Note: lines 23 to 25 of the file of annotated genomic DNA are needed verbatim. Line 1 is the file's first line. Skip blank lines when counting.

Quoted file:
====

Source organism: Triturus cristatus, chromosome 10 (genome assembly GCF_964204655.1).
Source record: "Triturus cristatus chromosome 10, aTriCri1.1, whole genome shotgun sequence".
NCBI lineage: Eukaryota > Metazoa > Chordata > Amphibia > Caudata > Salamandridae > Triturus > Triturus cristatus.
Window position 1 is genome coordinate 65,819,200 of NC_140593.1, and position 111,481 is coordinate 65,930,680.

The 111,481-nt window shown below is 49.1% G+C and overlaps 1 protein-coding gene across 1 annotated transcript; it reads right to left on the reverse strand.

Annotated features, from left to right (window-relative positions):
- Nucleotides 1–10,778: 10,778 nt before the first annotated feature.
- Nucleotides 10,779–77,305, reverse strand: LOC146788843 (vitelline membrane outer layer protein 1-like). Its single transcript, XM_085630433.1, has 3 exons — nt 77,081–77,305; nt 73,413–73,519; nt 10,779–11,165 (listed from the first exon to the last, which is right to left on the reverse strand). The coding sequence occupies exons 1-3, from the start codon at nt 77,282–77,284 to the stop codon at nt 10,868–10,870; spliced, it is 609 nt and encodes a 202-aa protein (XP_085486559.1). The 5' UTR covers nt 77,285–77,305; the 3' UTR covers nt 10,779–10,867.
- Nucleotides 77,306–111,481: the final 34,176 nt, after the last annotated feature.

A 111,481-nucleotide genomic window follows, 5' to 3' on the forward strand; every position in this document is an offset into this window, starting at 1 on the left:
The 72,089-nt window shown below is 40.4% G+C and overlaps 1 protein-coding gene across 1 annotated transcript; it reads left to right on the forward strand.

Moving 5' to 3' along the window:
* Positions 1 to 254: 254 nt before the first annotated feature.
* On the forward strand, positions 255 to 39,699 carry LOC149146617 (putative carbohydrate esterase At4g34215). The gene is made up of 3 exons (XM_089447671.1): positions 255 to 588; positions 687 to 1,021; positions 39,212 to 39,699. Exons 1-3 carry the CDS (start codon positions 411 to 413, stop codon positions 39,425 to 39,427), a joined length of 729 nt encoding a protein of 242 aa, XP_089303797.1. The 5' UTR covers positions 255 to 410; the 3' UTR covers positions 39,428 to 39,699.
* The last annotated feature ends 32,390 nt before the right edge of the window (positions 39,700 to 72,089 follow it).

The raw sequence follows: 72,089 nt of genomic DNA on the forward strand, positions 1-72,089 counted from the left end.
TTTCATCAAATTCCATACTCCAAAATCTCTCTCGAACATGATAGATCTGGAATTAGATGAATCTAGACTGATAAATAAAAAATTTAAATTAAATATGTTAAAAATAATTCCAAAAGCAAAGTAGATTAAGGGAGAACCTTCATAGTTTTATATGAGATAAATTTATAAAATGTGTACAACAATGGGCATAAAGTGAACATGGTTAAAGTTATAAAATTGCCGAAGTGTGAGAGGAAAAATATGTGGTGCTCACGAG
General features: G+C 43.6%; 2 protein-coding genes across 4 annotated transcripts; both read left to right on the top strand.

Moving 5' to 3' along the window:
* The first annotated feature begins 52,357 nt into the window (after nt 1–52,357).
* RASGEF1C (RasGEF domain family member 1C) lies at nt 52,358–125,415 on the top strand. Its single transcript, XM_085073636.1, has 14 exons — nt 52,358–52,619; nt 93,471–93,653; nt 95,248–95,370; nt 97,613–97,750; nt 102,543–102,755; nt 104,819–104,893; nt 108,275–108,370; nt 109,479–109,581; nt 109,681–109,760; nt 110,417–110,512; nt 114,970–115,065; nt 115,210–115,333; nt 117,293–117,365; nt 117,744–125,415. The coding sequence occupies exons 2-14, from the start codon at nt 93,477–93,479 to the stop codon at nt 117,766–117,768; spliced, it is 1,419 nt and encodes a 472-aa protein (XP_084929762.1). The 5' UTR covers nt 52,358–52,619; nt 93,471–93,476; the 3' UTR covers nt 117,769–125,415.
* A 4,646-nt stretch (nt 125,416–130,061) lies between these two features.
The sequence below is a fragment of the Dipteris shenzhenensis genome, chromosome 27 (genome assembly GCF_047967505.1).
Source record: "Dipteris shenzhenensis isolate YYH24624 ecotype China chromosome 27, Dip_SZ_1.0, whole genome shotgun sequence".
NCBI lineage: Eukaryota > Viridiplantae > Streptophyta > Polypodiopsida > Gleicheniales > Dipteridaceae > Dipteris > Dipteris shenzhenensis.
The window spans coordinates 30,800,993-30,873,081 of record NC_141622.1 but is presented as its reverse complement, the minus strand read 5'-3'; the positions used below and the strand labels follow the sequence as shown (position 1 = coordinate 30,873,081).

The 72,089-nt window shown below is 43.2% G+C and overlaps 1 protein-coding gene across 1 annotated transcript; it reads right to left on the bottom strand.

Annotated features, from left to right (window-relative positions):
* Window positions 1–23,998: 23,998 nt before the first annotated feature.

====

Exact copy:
The sequence below is a fragment of the Dipteris shenzhenensis genome, chromosome 27 (genome assembly GCF_047967505.1).
Source record: "Dipteris shenzhenensis isolate YYH24624 ecotype China chromosome 27, Dip_SZ_1.0, whole genome shotgun sequence".
NCBI lineage: Eukaryota > Viridiplantae > Streptophyta > Polypodiopsida > Gleicheniales > Dipteridaceae > Dipteris > Dipteris shenzhenensis.